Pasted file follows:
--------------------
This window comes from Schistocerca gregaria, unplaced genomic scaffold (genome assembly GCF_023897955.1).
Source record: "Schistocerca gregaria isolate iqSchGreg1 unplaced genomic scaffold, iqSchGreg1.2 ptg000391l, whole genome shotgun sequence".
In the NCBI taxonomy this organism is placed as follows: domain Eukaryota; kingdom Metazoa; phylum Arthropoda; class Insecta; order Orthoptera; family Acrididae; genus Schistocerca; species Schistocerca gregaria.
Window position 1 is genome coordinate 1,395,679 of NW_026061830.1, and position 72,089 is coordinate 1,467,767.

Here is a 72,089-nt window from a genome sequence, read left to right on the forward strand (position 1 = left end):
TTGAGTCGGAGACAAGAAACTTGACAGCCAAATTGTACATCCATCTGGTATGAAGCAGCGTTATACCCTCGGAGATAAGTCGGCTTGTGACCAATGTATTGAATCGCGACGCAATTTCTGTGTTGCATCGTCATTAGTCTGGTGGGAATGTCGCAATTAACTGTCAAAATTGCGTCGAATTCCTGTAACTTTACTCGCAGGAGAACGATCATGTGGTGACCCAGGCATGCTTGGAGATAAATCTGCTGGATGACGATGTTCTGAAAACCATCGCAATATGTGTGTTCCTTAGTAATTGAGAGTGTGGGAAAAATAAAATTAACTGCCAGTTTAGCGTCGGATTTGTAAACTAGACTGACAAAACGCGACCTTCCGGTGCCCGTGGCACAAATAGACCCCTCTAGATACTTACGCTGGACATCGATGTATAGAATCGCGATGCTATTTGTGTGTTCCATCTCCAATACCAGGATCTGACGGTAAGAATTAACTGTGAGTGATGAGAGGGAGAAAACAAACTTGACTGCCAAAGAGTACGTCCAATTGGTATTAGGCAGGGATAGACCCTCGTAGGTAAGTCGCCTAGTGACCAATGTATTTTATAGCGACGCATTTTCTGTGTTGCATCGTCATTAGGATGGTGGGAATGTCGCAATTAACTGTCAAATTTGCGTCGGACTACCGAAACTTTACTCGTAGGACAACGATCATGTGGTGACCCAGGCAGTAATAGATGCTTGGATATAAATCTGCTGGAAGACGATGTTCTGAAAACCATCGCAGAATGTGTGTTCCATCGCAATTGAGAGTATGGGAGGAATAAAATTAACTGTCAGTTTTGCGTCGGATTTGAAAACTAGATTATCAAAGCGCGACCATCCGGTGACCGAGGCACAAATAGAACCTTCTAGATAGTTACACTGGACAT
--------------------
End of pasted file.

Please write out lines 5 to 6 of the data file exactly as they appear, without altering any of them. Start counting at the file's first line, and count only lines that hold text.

Here is a 72,089-nt window from a genome sequence, read left to right on the forward strand (position 1 = left end):
TTGAGTCGGAGACAAGAAACTTGACAGCCAAATTGTACATCCATCTGGTATGAAGCAGCGTTATACCCTCGGAGATAAGTCGGCTTGTGACCAATGTATTGAATCGCGACGCAATTTCTGTGTTGCATCGTCATTAGTCTGGTGGGAATGTCGCAATTAACTGTCAAAATTGCGTCGAATTCCTGTAACTTTACTCGCAGGAGAACGATCATGTGGTGACCCAGGCATGCTTGGAGATAAATCTGCTGGATGACGATGTTCTGAAAACCATCGCAATATGTGTGTTCCTTAGTAATTGAGAGTGTGGGAAAAATAAAATTAACTGCCAGTTTAGCGTCGGATTTGTAAACTAGACTGACAAAACGCGACCTTCCGGTGCCCGTGGCACAAATAGACCCCTCTAGATACTTACGCTGGACATCGATGTATAGAATCGCGATGCTATTTGTGTGTTCCATCTCCAATACCAGGATCTGACGGTAAGAATTAACTGTGAGTGATGAGAGGGAGAAAACAAACTTGACTGCCAAAGAGTACGTCCAATTGGTATTAGGCAGGGATAGACCCTCGTAGGTAAGTCGCCTAGTGACCAATGTATTTTATAGCGACGCATTTTCTGTGTTGCATCGTCATTAGGATGGTGGGAATGTCGCAATTAACTGTCAAATTTGCGTCGGACTACCGAAACTTTACTCGTAGGACAACGATCATGTGGTGACCCAGGCAGTAATAGATGCTTGGATATAAATCTGCTGGAAGACGATGTTCTGAAAACCATCGCAGAATGTGTGTTCCATCGCAATTGAGAGTATGGGAGGAATAAAATTAACTGTCAGTTTTGCGTCGGATTTGAAAACTAGATTATCAAAGCGCGACCATCCGGTGACCGAGGCACAAATAGAACCTTCTAGATAGTTACACTGGACAT